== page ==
Have you ever considered the differences between dog food and cat food? Or the differences between what our pet’s ancestors would have eaten, and what we feed them today? There is no species to whom this matters more than our feline friends. Both dogs and cats prefer to eat predominantly meat, but a cat’s physiology is quite different than a dog’s. Cats are considered “obligate carnivores,” meaning they would rely almost exclusively on eating prey, not plants, in their evolutionary setting. Dogs, by contrast, are more omnivorous, and can more readily use both plant and animals sources of nutrition. Cats’ evolutionary past sets them apart in a variety of ways, and this has important consequences for what we should feed them today.
What Wild Cats Eat and Why It Matters
A wild cat’s prey would be predominantly rodents and small birds. These are food sources high in protein, with moderate levels of fat, and very few carbohydrates. Cats require two to three times more protein than omnivores, and a kitten’s requirement is even higher. Protein and fat are used as a source of energy, to synthesize new proteins, rebuild cells, and carry out all of a cat’s normal biochemical functions. If a dog is fed a diet low in animal protein, it isn’t a critical problem; dogs, humans, and other omnivorous species can synthesize the proteins they need from plant sources and their metabolism can adapt to what is available. Cats are not able to do this, and illness will result from a severe or long-standing deficiency. It isn’t just the lack of protein that presents a problem; an overabundance of carbohydrates may contribute to obesity, diabetes, osteoarthritis, urinary tract disease, liver disease, and skin conditions.
Cats’ unique nutritional needs do not end with protein. They also have a greater need for a variety of B vitamins, as well as vitamins A and D. Healthy cats rarely run into trouble with this, but a deficiency can develop quickly if a cat stops eating.
Prey is also a major source of water for wild carnivores. Cats are evolutionarily a desert species, and as a result they do not readily feel thirsty when they are becoming dehydrated. Research has demonstrated that a cat eating kibble takes in 50% less water in the course of a day than a cat who eats canned food. Cats who eat predominantly kibble may spend a significant portion of their lives dehydrated, constantly putting a strain on their kidneys.
So, What Should We Feed?
Pet food companies might have you believe that a “grain-free” diet is a “carb-free” diet, but this is not true. Carbohydrates are still present in all kibble diets, and in many canned diets too. A carbohydrate is necessary to form a kibble (trying to make kibble without a carbohydrate source is like trying to make a pancake with only eggs, milk, and oil). So how does the pet food manufacturer manage this? An alternate carbohydrate source such as potato flour will be used. It’s not a grain, but it’s still a carbohydrate! A carbohydrate source will ALWAYS appear somewhere on a dry food ingredient list, but a canned diet can be made truly carb-free. Paté style canned foods are typically lower in carbohydrates compared to chunks-and-gravy style foods.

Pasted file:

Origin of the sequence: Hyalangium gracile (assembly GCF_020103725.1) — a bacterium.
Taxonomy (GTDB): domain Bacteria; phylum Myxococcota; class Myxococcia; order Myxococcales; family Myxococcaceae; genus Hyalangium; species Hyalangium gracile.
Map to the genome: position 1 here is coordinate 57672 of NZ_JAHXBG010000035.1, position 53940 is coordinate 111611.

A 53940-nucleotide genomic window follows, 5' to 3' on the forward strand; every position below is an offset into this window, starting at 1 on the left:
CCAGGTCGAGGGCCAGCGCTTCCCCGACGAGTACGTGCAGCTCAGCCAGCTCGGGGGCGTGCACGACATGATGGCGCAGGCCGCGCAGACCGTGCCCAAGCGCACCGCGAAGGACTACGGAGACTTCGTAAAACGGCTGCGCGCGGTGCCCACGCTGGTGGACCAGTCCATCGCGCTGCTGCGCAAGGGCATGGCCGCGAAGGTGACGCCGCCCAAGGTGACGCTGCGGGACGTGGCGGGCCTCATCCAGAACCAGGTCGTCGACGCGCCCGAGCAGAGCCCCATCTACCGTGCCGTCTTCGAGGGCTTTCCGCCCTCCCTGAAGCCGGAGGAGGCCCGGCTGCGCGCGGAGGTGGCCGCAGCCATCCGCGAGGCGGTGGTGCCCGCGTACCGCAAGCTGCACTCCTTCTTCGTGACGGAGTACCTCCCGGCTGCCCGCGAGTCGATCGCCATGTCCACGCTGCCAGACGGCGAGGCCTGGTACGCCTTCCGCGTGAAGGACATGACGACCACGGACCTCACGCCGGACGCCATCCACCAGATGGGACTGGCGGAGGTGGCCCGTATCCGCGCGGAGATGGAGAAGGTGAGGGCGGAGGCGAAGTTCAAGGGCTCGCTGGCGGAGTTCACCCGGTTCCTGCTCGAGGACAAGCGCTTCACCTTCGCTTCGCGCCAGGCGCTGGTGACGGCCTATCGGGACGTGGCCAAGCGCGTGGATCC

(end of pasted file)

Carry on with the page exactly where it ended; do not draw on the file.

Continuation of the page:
Will your cat eat canned food? If so, great, even if you find it convenient to still offer kibble at another meal. You can mix additional water in with her canned food to make it “soupy” and increase her water intake further. Look on the ingredient list for animal-sourced proteins as the first few ingredients: meat, poultry, fish, eggs, whey, etc.
Do you see something like “poultry by-product” on the label? “By-product” earned its unpalatable-sounding name because it consists of parts of animals not typically prepared as human food, such as organ meat (liver, kidney, etc), fat tissue, bone, and viscera. Organ meat in particular represents a rich nutrient source, therefore, “turkey by-product” represents a more concentrated source of nutrition than turkey breast.
The word “meal” refers to the how the ingredient is prepared prior to use, in terms of size. The small particle size of a finely-ground meal aids in digestion; turkey meal may be more easily digested than whole turkey.
Do plant sourced ingredients (such as rice, soy protein, wheat or corn gluten, corn starch) feature prominently on a canned food label? They do not need to be there. The lower they are on the ingredient list, the better.
Does your cat prefer kibble? Choose a variety of dry food that most closely matches the needs of an obligate carnivore by selecting one that lists animal-sourced proteins as the first two or three ingredients. Encourage your cat to drink plenty of water by providing multiple water bowls in different locations around the house.
The array of pet foods available may seem endless, and there is no single best food to suit every cat. Food allergies, taste preferences, and lifestyles all come into play. If this article leaves you still wondering exactly what to feed your cat, we hope you will talk to your veterinarian about it at your next appointment. You might
also be interested in reading further in our blog: we have also written an article called “What Should I Feed My Pet?”
References and Further Reading:
The information in this article is based upon “The Carnivore Connection to Nutrition in Cats,” by Debra L Zoran, DVM, PhD, DACVIM. The original full-text article appeared in the Journal of the American Veterinary Medical Association, Vol 221, No. 11, on December 1, 2002, and can also be found at https://www.boltonvet.com/wp-content/uploads/2021/03/DrZoran.pdf.
There is a great deal of additional information at Dr. Zoran’s website, www.catinfo.org.
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